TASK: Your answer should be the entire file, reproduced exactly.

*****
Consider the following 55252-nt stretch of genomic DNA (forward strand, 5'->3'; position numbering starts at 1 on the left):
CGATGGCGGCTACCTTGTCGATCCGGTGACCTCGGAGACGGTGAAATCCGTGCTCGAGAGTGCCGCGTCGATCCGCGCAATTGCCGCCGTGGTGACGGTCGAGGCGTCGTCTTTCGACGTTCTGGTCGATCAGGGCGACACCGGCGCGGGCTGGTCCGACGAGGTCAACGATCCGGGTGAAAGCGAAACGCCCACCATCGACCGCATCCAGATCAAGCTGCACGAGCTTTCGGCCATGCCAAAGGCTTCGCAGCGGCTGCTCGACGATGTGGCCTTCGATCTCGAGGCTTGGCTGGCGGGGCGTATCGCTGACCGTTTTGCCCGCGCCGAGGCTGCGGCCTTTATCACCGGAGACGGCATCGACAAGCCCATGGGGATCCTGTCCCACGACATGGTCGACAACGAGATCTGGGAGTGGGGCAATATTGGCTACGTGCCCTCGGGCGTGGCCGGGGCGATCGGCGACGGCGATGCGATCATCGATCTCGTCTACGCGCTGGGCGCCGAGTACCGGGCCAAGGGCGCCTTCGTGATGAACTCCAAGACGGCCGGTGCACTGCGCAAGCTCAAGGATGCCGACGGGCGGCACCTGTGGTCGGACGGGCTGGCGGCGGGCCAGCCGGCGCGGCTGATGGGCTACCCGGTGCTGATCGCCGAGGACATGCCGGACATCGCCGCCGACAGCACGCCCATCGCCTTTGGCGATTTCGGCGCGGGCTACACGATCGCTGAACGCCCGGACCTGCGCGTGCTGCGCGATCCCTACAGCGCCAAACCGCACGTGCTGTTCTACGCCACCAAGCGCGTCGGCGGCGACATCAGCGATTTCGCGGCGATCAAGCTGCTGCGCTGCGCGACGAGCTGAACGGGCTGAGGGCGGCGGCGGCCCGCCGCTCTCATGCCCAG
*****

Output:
Consider the following 55252-nt stretch of genomic DNA (forward strand, 5'->3'; position numbering starts at 1 on the left):
CGATGGCGGCTACCTTGTCGATCCGGTGACCTCGGAGACGGTGAAATCCGTGCTCGAGAGTGCCGCGTCGATCCGCGCAATTGCCGCCGTGGTGACGGTCGAGGCGTCGTCTTTCGACGTTCTGGTCGATCAGGGCGACACCGGCGCGGGCTGGTCCGACGAGGTCAACGATCCGGGTGAAAGCGAAACGCCCACCATCGACCGCATCCAGATCAAGCTGCACGAGCTTTCGGCCATGCCAAAGGCTTCGCAGCGGCTGCTCGACGATGTGGCCTTCGATCTCGAGGCTTGGCTGGCGGGGCGTATCGCTGACCGTTTTGCCCGCGCCGAGGCTGCGGCCTTTATCACCGGAGACGGCATCGACAAGCCCATGGGGATCCTGTCCCACGACATGGTCGACAACGAGATCTGGGAGTGGGGCAATATTGGCTACGTGCCCTCGGGCGTGGCCGGGGCGATCGGCGACGGCGATGCGATCATCGATCTCGTCTACGCGCTGGGCGCCGAGTACCGGGCCAAGGGCGCCTTCGTGATGAACTCCAAGACGGCCGGTGCACTGCGCAAGCTCAAGGATGCCGACGGGCGGCACCTGTGGTCGGACGGGCTGGCGGCGGGCCAGCCGGCGCGGCTGATGGGCTACCCGGTGCTGATCGCCGAGGACATGCCGGACATCGCCGCCGACAGCACGCCCATCGCCTTTGGCGATTTCGGCGCGGGCTACACGATCGCTGAACGCCCGGACCTGCGCGTGCTGCGCGATCCCTACAGCGCCAAACCGCACGTGCTGTTCTACGCCACCAAGCGCGTCGGCGGCGACATCAGCGATTTCGCGGCGATCAAGCTGCTGCGCTGCGCGACGAGCTGAACGGGCTGAGGGCGGCGGCGGCCCGCCGCTCTCATGCCCAG